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Section 7: Co-acting Signals and Repeater Signals

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Where the sighting of a signal is adversely affected by curvature or an intervening overbridge or station canopy, etc., an extra signal may be installed to give drivers of approaching trains an earlier view of the indication shown. A driver who was expecting to find the signal at 'danger' but receives early information that the signal has cleared can accelerate sooner, so benefitting train running performance. Duplicate signals installed at the same longitudinal position are termed 'co-acting' signals, whereas an additional signal provided at a different longitudinal position from the signal it repeats is known as a 'repeater' signal.


Where co-acting semaphore signals were provided, the duplicate arms were usually mounted at different heights on the same post [7.1]. In some examples, only the lower arms had lamps and, in some cases, not every arm was duplicated [7.2]. Exceptionally, the duplicate signals were positioned on the opposite side of the line [7.3] or the arms may be arranged differently [7.4].

[7.1] Co-acting Semaphore Signals. * Click Here for Photo
Area: All Areas   Usage: High   Status: Current
[7.2] Co-acting Semaphore Signals. *
Area: All Areas   Usage: Medium   Status: Historical
[7.3] Co-acting Semaphore Signals. *
Area: All Areas   Usage: Medium   Status: Current
[7.4] Co-acting Semaphore Signals. *
Area: All Areas   Usage: Medium   Status: Historical
Note: The above illustrations serve only to show the positions of the signal arms. For full details of their appearance, refer to Section 2.

The famous 'bedstead' signal gantry erected on the London & North Western Railway at Rugby in 1895 represented the ultimate in co-acting signals, with all twenty-two arms being duplicated at different heights.

Repeater signals originally took the form of specially distinguished semaphore signals [7.5 - 7.10] that worked in conjunction with the signal ahead to which they referred. A train does not require to stop at a repeater signal in the 'on' position but may pass it and draw up to the main signal.

[7.5] Semaphore Repeater Signal ('on').
Area: Unknown   Usage: Unknown   Status: Historical
[7.6] Semaphore Repeater Signal ('off').
Area: Unknown   Usage: Unknown   Status: Historical
[7.7] Semaphore Repeater Signal ('on').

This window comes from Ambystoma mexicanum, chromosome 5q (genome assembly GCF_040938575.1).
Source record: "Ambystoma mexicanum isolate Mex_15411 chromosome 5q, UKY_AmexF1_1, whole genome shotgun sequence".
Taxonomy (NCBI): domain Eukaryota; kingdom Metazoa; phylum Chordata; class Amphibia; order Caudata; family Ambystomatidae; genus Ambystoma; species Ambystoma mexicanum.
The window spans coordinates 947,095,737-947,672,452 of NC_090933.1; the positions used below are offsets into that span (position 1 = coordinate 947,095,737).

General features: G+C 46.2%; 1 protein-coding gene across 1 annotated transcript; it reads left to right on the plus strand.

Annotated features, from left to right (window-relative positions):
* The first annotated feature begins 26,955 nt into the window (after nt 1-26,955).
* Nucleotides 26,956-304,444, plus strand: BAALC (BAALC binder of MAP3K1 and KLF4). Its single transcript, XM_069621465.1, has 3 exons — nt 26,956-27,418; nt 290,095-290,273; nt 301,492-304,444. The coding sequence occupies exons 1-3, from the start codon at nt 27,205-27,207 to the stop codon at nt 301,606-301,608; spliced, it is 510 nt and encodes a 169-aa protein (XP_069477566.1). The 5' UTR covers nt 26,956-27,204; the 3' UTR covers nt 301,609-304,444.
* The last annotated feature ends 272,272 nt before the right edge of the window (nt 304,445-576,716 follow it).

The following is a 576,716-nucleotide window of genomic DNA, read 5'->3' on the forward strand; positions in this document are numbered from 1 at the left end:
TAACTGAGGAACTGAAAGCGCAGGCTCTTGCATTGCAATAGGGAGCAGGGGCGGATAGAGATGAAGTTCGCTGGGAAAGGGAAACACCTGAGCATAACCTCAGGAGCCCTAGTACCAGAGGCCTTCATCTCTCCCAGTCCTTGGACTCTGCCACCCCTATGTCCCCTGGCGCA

Area: LB&SCR   Usage: Unknown   Status: Historical
[7.8] Semaphore Repeater Signal ('off').
Area: LB&SCR   Usage: Unknown   Status: Historical
[7.9] Semaphore Repeater Signal ('on').
Area: L&SWR   Usage: Unknown   Status: Historical
[7.10] Semaphore Repeater Signal ('off').
Area: L&SWR   Usage: Unknown   Status: Historical

At Aberdare (High Level) on the Great Western Railway, there was a rare example of a repeater for a backing signal. The arm of the repeater was similar in appearance to that of an ordinary backing signal (see [3.21 & 3.22]) except that it had a fishtail in the end [7.11 & 7.12].

[7.11] Distant Backing Signal ('on').
Area: Aberdare, GWR   Usage: Low   Status: Historical
[7.12] Distant Backing Signal ('off').
Area: Aberdare, GWR   Usage: Low   Status: Historical

Banner type repeater signals began to appear following the patenting of an improved design of banner signal by the W.R. Sykes Interlocking Signal Co. in 1909. Since banner signals with red arms were already being used as main signals (see [2.66 - 2.69]) and shunting signals (see [3.31 & 3.32]), it was necessary to specially distinguish those that were to function as repeaters. On the London Brighton & South Coast Railway, this was achieved by endorsing the face of the signal with a letter "R" [7.13 & 7.14]. If repeating a distant signal, a fishtail notch was cut into the left-hand end of the arm [7.15 & 7.16].

[7.13] Banner Repeater with Red Arm ('on').
Area: LB&SCR   Usage: Unknown   Status: Historical
[7.14] Banner Repeater with Red Arm ('off').
Area: LB&SCR   Usage: Unknown   Status: Historical
[7.15] Fishtailed Banner Repeater with Red Arm ('on').
Area: LB&SCR   Usage: Unknown   Status: Historical
[7.16] Fishtailed Banner Repeater with Red Arm ('off').
Area: LB&SCR   Usage: Unknown   Status: Historical

In 1916, the London & South Western Railway installed colour light repeaters on the platform roads at Waterloo.

At a few locations, electric light fog repeaters were provided. The lights in these signals were normally extinguished, being exhibited only when fog or falling snow caused poor visibility conditions. The fog repeaters installed on the Ealing & Shepherd's Bush Railway (GWR) in 1920 displayed an orange aspect [7.17] if the signal being repeated was at 'danger', or a green aspect [7.18] if the signal was at 'caution' or 'clear'. The words "fog repeater" were written on the face of the repeater, as was the number of the signal to which it referred.

[7.17] Fog Repeater ('on') (e.g. refers to signal number S81).
Area: Ealing & Shepherd's Bush Railway   Usage: Medium   Status: Historical
[7.18] Fog Repeater ('off') (e.g. refers to signal number S81).
Area: Ealing & Shepherd's Bush Railway   Usage: Medium   Status: Historical

By 1922, the Great Northern Railway was using semaphore repeater signals comprising a yellow 'somersault' type arm endorsed with a letter "R" [7.19 & 7.20].

[7.19] Semaphore Repeater Signal ('on').
Area: GNR   Usage: Unknown   Status: Historical
[7.20] Semaphore Repeater Signal ('off').
Area: GNR   Usage: Unknown   Status: Historical